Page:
For the Sustainable Thinking exhibition at the Museum Salvatore Ferragamo in Florence we were asked to design a creation with regard to the theme sustainable thinking. To develop the creation a sketch was made and the color scheme was decided, so the weaving process with a magnified mistake (see our pervious post), could start in collaboration with Enschede Textielstad.
Creating new yarns (to use for weaving/knitting) from recycled post-consumer textile waste is a challenge, because the shorter fibers in recycled yarn, it gives a weaker yarn. Thus, has to be combined with virgin material. The aim is to have an as high as possible percentage recycled fibers while maintaining an excellent quality. We’d like to thank Annemieke at Enschede Textielstad for the collaboration in creating the main textile for this piece.
After the weaving of the textile some alternations took place to improve the transition in the middle line and the seams.
The hem for the skirt was made from handmade ‘tweed’ textile which is a signature technique we apply in many of our pieces.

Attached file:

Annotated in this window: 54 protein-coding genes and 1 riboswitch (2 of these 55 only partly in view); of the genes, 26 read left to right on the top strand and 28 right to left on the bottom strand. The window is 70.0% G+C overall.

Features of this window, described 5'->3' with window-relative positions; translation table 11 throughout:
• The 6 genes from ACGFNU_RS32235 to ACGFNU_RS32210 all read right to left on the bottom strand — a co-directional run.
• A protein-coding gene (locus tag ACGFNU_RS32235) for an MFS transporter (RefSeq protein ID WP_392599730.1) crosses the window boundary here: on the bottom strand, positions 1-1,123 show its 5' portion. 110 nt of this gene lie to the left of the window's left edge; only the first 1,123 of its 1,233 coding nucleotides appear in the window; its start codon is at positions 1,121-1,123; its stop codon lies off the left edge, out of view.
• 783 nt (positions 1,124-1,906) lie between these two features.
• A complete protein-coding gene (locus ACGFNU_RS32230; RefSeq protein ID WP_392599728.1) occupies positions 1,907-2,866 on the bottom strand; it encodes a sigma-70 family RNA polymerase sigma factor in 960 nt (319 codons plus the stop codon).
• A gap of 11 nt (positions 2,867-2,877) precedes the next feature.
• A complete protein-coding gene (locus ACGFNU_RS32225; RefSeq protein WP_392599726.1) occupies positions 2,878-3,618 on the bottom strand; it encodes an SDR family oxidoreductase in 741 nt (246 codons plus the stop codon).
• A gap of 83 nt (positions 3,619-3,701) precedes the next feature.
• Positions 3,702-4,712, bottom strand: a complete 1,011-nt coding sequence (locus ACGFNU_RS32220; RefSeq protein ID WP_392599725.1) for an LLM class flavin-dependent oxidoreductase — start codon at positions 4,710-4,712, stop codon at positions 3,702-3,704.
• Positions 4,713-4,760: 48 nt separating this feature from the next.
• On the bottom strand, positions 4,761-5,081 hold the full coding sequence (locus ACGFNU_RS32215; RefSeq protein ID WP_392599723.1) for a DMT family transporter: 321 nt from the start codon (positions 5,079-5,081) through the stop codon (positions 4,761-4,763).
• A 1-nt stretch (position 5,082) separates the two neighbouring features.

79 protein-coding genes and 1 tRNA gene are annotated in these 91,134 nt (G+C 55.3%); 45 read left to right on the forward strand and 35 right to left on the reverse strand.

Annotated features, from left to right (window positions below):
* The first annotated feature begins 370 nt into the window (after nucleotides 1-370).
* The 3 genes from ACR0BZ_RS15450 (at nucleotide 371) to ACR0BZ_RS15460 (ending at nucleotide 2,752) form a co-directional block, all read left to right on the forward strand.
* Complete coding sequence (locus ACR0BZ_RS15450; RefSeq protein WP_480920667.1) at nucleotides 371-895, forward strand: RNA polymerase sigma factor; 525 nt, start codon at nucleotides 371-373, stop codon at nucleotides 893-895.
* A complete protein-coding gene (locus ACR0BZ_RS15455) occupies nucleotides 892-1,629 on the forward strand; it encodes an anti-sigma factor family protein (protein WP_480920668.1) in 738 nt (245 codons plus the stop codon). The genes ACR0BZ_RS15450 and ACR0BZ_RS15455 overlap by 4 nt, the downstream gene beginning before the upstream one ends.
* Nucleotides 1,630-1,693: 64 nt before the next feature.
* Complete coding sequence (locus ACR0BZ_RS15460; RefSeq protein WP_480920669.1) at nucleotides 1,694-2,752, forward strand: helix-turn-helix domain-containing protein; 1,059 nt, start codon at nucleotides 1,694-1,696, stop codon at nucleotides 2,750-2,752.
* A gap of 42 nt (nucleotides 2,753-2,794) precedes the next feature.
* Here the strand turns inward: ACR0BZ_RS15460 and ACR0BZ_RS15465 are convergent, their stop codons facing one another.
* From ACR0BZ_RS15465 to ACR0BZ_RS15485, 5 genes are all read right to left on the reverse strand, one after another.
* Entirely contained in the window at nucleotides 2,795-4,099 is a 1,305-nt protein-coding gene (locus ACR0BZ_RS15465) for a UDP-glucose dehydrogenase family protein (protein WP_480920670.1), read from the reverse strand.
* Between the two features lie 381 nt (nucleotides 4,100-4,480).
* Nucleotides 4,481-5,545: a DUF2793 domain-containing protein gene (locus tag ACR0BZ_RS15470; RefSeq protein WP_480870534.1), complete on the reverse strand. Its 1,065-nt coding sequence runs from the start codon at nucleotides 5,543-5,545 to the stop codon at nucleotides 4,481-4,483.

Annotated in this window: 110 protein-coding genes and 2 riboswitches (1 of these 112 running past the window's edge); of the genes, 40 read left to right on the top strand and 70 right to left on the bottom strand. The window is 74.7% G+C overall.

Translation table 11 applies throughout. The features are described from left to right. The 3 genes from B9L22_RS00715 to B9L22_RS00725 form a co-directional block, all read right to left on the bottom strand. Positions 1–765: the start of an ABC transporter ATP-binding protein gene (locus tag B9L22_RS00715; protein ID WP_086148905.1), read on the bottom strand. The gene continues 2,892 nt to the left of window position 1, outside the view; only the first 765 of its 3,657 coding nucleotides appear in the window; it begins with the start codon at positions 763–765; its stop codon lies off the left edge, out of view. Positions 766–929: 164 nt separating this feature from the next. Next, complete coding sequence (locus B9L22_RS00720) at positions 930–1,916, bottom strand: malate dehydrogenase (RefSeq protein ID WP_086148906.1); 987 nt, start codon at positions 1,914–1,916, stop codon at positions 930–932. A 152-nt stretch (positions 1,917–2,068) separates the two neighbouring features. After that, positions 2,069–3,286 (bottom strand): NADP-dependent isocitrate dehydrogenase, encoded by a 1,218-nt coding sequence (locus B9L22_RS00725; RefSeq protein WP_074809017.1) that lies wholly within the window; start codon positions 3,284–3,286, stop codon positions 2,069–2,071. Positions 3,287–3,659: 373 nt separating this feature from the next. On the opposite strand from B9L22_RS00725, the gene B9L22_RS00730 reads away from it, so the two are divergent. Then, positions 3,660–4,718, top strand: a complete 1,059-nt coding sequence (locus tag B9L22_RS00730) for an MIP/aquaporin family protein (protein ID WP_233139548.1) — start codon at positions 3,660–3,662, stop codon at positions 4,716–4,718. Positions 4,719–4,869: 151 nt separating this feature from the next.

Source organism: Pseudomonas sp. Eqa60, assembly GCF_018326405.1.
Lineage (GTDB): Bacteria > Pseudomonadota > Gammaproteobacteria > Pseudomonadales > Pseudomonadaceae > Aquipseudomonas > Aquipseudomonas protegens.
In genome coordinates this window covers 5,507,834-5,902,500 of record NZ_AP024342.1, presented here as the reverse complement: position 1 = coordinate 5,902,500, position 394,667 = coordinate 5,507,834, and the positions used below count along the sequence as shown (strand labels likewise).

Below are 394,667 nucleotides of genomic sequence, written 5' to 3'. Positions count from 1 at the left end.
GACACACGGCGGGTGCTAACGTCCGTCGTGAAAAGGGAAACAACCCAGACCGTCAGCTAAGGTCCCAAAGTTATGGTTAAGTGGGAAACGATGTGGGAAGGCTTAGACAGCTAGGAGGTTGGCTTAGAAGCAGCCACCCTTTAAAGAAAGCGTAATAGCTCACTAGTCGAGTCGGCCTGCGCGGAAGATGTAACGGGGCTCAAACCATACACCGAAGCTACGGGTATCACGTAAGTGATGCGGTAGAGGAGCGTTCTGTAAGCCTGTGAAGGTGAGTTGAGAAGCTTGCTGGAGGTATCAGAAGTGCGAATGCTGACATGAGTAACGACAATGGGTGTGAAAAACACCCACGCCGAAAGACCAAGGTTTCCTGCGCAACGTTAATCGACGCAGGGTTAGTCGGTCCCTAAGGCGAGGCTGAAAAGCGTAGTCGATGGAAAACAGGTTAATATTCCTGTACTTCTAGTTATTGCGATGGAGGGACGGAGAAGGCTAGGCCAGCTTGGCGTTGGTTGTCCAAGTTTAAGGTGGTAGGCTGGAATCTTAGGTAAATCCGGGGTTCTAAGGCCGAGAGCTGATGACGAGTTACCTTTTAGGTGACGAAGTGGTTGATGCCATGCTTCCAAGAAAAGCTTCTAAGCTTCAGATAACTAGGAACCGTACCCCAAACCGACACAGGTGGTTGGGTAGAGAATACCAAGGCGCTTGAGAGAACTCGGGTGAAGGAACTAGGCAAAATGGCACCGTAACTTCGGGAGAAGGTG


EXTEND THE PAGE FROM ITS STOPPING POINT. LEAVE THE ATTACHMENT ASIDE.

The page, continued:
And after the placement tests, seam allowances were reinforced with silk organza, stitching together the middle part with the gradient and making the tweed hemline, the elastic waistband was placed and the final result of the skirt was there.
There’s also a felt material made from shredded post-consumer textile waste. The bird/fish panel in the top of the outfit is made from this. It’s inspired by M.C. Escher’s drawings of matching fish and birds that are actually symmetric and repeating, leaving no gaps in between. These animals that we often see in the news as the innocent victims of our industry and consumer behavior.
With modern laser cutting technology it’s possible to cut any complex shape, so we’ve used this to cut the pieces in leaving no space in between to go to waste in this process. Later in the process the felt panels were attached to the top; birds flying out on the front and fish scattered on the back of the final piece.
The main parts of the top are cut out of a double layer of 100% silk georgette, having the fold at the hem, so no other hem finish is needed. The sleeve is a semi-raglan sleeve with an extra seam on the shoulder, for a more pointed shape. We’ve decided to knit the collar with a blue and black gradient and then attached it to the neckline.
After all these steps a timeless, creative and artistic piece was born. To see the final piece, check our next post, or visit the exhibit Sustainable Thinking at the Museum Salvatore Ferragamo of course!